Utility to display its environment.

CPU/memory affinity info missing

Reported by Dave Love on 2013-11-14
6
This bug affects 1 person
Affects Status Importance Assigned to Milestone
procenv
Undecided
James Hunt

Bug Description

There's currently no report of CPU/memory affinity I can see.
It's probably useful at least to report the cpus_allowed_list and mems_allowed_list from
proc's status file on Linux, but it would be better to use the hwloc library to report it portably
in terms of logical topology, if you don't mind the extra dependency. I could do an
hwloc version.

James Hunt (jamesodhunt) wrote :

Hi Dave,

> There's currently no report of CPU/memory affinity I can see.
You're right!

> It's probably useful at least to report the cpus_allowed_list and
> mems_allowed_list from proc's status file on Linux, but it would be
> better to use the hwloc library to report it portably
> in terms of logical topology, if you don't mind the extra dependency. I
> could do an hwloc version.
I've now got some code to display cpu affinity (using sched_getaffinity()).

NUMA looks slightly more awkward for 2 reasons:

1) Although I've got some code that uses get_mempolicy(), that syscall requires libnuma (!) seemingly in my case only to give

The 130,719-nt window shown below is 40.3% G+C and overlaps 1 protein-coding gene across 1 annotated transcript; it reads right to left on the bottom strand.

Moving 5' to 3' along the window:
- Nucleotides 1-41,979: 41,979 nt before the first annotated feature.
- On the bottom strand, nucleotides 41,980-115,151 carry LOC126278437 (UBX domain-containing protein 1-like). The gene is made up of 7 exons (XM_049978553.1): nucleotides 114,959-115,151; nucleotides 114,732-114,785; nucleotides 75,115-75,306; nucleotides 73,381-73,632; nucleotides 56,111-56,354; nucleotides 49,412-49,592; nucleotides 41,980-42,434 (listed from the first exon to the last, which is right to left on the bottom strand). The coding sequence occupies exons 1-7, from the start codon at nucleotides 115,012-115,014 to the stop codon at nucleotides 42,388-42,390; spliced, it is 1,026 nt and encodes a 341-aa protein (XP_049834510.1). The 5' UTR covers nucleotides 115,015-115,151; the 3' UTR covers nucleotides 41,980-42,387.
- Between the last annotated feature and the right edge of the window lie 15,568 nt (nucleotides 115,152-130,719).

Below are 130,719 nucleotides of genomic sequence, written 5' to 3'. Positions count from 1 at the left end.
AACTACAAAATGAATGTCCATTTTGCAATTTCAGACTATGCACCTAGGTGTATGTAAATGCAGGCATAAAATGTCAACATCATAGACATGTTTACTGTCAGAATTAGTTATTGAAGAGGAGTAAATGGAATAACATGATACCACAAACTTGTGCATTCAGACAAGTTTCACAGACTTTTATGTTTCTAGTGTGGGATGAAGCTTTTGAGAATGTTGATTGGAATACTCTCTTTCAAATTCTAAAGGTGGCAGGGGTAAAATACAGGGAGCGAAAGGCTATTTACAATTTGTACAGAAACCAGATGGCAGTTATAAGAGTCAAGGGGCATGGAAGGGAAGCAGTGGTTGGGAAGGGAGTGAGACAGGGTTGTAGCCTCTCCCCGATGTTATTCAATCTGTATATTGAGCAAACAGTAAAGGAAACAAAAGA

the correct platform-specific syscall number for get_mempolicy(). This seems to be somewhat overkill but I'll take a closer
    look tomorrow.

2) Testing: get_mempolicy() returns ENOSYS on non-NUMA systems (like mine :) Do you have access to NUMA hardware?

Would the above suffice do you think or is there a compelling reason to use libhwloc? As you've deduced, I'm trying to minimise dependencies on additional libraries. That said, I don't want to reinvent too many wheels and have been wondering about libcpuid for displaying proper virtualisation details (although this doesn't seem to be widely packaged yet).

Dave Love (fx-gnu) wrote :

James Hunt <email address hidden> writes:

> I've now got some code to display cpu affinity (using sched_getaffinity()).
>
> NUMA looks slightly more awkward for 2 reasons:
>
> 1) Although I've got some code that uses get_mempolicy(), that syscall
> requires libnuma (!)

I didn't realize that, but I don't use it directly.

> seemingly in my case only to give